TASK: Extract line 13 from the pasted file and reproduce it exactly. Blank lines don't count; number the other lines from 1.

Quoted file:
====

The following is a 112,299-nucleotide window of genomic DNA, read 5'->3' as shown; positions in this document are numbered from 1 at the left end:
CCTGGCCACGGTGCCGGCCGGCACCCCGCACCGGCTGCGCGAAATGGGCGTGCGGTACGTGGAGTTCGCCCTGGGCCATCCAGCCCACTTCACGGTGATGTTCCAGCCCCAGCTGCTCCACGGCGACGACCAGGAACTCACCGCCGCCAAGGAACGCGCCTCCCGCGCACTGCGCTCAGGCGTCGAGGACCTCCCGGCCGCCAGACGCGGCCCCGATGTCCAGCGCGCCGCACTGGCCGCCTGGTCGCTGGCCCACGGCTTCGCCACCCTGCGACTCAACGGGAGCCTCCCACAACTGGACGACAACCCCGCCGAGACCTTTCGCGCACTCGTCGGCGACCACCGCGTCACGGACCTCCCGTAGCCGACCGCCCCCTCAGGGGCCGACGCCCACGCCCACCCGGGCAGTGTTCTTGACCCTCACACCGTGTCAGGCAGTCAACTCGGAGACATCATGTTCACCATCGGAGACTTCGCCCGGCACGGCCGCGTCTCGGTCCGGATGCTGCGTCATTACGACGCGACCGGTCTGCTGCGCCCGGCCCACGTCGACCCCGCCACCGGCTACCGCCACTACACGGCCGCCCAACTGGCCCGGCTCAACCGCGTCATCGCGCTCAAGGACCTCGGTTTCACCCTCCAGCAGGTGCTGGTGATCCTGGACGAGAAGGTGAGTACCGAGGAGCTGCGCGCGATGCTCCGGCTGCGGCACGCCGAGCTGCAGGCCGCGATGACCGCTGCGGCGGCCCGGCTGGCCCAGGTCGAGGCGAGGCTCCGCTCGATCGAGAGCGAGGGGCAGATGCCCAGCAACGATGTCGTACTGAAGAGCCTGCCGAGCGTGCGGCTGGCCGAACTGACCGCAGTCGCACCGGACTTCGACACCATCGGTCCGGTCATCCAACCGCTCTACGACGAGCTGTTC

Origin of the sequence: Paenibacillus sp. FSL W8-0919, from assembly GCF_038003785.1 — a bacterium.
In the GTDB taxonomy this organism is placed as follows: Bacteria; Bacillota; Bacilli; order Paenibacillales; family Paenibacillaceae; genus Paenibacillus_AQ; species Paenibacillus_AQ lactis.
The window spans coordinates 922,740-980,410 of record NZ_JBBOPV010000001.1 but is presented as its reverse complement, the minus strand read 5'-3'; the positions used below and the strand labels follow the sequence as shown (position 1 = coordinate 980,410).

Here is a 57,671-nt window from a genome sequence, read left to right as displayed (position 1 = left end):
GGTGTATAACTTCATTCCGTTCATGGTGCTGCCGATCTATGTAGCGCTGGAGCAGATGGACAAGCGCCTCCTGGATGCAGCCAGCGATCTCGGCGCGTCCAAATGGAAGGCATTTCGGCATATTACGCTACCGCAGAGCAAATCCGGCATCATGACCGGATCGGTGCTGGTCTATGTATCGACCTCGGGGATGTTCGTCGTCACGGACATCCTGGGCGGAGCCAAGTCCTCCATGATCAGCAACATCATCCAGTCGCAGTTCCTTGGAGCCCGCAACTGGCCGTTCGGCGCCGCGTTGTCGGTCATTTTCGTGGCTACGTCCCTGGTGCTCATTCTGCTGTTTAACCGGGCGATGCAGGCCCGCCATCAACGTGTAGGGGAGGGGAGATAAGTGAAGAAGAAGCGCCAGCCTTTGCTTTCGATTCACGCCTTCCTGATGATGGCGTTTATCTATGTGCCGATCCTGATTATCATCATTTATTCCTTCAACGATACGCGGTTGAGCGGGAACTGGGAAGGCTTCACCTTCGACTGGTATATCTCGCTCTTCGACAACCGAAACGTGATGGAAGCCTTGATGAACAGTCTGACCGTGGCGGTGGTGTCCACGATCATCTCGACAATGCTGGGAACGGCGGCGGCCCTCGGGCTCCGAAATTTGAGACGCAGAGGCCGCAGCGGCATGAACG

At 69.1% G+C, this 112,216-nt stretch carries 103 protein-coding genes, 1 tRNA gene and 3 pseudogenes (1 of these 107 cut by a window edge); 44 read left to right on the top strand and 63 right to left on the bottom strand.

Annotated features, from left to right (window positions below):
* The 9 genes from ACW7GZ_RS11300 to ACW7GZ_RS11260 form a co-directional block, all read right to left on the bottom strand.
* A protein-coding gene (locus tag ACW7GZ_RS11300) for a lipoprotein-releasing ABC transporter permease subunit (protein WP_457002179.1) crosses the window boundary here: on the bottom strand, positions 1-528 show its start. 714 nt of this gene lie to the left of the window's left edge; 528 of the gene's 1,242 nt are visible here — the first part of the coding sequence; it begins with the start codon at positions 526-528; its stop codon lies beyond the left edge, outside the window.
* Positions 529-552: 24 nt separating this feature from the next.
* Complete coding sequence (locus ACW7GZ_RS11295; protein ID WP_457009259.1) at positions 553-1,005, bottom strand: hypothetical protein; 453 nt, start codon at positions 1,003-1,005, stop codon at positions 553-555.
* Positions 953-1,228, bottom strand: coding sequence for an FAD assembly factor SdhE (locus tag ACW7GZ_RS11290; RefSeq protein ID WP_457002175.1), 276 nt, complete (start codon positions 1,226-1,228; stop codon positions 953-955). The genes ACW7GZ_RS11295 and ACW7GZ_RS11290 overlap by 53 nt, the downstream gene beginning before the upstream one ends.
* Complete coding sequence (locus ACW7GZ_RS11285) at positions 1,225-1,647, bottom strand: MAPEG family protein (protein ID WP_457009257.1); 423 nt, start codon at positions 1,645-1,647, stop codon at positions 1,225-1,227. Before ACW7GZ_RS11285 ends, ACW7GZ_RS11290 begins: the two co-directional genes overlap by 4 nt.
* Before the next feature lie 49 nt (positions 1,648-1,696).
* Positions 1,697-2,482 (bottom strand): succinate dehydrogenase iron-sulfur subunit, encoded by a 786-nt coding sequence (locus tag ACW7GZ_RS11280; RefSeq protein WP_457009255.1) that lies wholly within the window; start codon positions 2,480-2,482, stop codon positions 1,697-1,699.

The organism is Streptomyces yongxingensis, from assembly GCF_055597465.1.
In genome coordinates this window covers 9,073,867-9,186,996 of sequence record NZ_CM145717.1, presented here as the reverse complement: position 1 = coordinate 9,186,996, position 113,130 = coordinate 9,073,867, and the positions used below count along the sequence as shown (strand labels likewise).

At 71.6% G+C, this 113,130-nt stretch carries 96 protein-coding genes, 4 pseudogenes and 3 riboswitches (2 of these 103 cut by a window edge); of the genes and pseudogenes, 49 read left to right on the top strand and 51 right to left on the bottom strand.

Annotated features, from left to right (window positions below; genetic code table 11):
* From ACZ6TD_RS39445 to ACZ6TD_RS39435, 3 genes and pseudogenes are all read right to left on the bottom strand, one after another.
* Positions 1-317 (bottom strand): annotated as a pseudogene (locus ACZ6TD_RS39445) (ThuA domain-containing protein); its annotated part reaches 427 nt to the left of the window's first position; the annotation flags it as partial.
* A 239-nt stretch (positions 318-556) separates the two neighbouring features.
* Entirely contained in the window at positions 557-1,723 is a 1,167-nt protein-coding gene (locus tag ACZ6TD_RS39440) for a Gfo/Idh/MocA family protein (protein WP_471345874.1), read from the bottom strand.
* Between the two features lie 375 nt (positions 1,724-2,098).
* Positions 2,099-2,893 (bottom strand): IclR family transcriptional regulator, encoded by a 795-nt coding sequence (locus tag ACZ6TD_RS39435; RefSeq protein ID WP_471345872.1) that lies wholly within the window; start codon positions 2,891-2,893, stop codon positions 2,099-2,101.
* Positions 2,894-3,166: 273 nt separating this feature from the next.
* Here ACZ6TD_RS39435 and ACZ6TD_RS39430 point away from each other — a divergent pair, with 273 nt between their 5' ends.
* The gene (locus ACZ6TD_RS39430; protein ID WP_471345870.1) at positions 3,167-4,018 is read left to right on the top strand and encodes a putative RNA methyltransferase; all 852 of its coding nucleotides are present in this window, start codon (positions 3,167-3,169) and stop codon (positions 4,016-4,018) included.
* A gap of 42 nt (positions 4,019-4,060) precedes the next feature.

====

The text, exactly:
* Complete coding sequence (locus ACW7GZ_RS11295; protein ID WP_457009259.1) at positions 553-1,005, bottom strand: hypothetical protein; 453 nt, start codon at positions 1,003-1,005, stop codon at positions 553-555.